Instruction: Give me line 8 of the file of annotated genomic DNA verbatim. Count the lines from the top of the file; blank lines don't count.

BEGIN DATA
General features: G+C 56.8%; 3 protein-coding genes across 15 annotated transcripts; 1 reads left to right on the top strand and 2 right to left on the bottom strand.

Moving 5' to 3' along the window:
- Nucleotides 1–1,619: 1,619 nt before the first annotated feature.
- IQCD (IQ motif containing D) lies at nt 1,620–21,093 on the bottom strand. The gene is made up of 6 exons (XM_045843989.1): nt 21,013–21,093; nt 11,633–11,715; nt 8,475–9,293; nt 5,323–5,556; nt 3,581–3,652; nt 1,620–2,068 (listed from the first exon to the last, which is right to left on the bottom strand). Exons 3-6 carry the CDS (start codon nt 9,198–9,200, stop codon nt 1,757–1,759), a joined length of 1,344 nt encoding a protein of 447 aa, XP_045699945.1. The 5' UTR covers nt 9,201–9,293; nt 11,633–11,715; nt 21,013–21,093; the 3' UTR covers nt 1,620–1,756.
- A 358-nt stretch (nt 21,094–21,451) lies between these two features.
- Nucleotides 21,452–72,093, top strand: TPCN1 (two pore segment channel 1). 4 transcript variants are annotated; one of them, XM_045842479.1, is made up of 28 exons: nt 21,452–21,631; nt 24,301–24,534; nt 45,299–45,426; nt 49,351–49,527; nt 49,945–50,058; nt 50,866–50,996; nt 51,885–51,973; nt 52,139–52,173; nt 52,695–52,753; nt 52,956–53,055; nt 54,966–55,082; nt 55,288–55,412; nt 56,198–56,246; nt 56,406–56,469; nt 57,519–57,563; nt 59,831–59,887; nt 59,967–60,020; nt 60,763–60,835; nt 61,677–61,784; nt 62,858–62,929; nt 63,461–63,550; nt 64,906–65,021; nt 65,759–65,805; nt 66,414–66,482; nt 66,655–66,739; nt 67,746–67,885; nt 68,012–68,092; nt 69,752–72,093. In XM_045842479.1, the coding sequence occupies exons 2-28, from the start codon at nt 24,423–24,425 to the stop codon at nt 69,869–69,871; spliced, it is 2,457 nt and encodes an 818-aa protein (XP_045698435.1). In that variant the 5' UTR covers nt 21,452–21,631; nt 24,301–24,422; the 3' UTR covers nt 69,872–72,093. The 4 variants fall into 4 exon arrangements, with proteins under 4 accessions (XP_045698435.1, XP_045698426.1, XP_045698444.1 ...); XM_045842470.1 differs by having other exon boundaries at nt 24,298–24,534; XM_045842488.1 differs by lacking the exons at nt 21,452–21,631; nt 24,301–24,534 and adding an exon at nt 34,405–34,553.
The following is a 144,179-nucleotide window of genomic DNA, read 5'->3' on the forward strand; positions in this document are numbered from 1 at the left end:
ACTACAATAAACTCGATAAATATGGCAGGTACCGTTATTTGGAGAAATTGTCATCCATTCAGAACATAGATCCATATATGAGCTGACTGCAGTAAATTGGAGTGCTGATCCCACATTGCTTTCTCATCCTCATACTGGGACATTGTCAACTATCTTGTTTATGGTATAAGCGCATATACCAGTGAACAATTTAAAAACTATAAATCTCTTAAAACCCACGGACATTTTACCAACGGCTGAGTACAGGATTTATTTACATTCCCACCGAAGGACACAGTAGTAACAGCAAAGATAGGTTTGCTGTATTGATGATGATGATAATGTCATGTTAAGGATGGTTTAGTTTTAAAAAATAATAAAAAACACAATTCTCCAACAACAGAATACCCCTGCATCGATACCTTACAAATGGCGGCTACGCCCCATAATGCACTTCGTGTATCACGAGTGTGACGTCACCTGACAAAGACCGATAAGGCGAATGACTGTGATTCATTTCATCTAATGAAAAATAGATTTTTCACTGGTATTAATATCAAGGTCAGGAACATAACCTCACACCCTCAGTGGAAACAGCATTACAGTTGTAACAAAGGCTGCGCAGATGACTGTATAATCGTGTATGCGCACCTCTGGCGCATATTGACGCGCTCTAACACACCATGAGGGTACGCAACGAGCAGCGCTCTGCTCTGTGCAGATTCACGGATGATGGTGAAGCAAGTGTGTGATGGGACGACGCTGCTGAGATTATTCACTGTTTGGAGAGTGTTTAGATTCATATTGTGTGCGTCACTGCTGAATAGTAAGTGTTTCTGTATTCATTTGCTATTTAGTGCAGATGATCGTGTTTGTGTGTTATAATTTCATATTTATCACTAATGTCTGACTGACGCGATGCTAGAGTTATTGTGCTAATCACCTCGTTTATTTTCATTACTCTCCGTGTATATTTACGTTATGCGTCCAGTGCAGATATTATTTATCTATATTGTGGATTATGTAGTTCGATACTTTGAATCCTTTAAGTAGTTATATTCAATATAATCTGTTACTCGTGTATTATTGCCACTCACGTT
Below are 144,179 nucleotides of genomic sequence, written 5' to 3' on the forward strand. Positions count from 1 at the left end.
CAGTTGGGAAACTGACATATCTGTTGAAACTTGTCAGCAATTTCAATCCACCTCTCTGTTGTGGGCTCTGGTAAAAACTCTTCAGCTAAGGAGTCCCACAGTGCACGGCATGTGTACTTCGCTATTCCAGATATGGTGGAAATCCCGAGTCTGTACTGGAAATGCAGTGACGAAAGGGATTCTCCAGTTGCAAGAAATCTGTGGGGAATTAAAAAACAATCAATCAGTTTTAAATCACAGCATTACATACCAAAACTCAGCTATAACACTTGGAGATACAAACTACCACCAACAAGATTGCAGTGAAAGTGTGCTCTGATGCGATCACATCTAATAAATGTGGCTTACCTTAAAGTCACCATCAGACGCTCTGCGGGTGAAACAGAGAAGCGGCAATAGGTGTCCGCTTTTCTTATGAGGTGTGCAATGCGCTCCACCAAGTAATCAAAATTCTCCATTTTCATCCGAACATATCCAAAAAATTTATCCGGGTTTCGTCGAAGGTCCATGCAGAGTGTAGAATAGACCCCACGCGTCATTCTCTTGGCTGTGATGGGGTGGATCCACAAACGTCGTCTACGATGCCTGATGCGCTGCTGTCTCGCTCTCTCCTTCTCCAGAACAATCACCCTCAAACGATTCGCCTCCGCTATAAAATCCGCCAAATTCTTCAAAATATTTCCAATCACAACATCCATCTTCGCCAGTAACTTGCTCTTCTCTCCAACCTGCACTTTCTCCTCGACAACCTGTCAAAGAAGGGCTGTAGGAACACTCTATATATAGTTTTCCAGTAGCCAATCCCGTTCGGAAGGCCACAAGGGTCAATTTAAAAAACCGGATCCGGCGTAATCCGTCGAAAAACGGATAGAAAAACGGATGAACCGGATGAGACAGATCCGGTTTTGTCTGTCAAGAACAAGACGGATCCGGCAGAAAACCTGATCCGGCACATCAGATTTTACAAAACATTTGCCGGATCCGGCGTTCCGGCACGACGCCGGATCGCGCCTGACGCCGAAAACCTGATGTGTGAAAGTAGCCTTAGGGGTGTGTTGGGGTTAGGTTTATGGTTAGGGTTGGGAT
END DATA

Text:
ACTACAATAAACTCGATAAATATGGCAGGTACCGTTATTTGGAGAAATTGTCATCCATTCAGAACATAGATCCATATATGAGCTGACTGCAGTAAATTGGAGTGCTGATCCCACATTGCTTTCTCATCCTCATACTGGGACATTGTCAACTATCTTGTTTATGGTATAAGCGCATATACCAGTGAACAATTTAAAAACTATAAATCTCTTAAAACCCACGGACATTTTACCAACGGCTGAGTACAGGATTTATTTACATTCCCACCGAAGGACACAGTAGTAACAGCAAAGATAGGTTTGCTGTATTGATGATGATGATAATGTCATGTTAAGGATGGTTTAGTTTTAAAAAATAATAAAAAACACAATTCTCCAACAACAGAATACCCCTGCATCGATACCTTACAAATGGCGGCTACGCCCCATAATGCACTTCGTGTATCACGAGTGTGACGTCACCTGACAAAGACCGATAAGGCGAATGACTGTGATTCATTTCATCTAATGAAAAATAGATTTTTCACTGGTATTAATATCAAGGTCAGGAACATAACCTCACACCCTCAGTGGAAACAGCATTACAGTTGTAACAAAGGCTGCGCAGATGACTGTATAATCGTGTATGCGCACCTCTGGCGCATATTGACGCGCTCTAACACACCATGAGGGTACGCAACGAGCAGCGCTCTGCTCTGTGCAGATTCACGGATGATGGTGAAGCAAGTGTGTGATGGGACGACGCTGCTGAGATTATTCACTGTTTGGAGAGTGTTTAGATTCATATTGTGTGCGTCACTGCTGAATAGTAAGTGTTTCTGTATTCATTTGCTATTTAGTGCAGATGATCGTGTTTGTGTGTTATAATTTCATATTTATCACTAATGTCTGACTGACGCGATGCTAGAGTTATTGTGCTAATCACCTCGTTTATTTTCATTACTCTCCGTGTATATTTACGTTATGCGTCCAGTGCAGATATTATTTATCTATATTGTGGATTATGTAGTTCGATACTTTGAATCCTTTAAGTAGTTATATTCAATATAATCTGTTACTCGTGTATTATTGCCACTCACGTT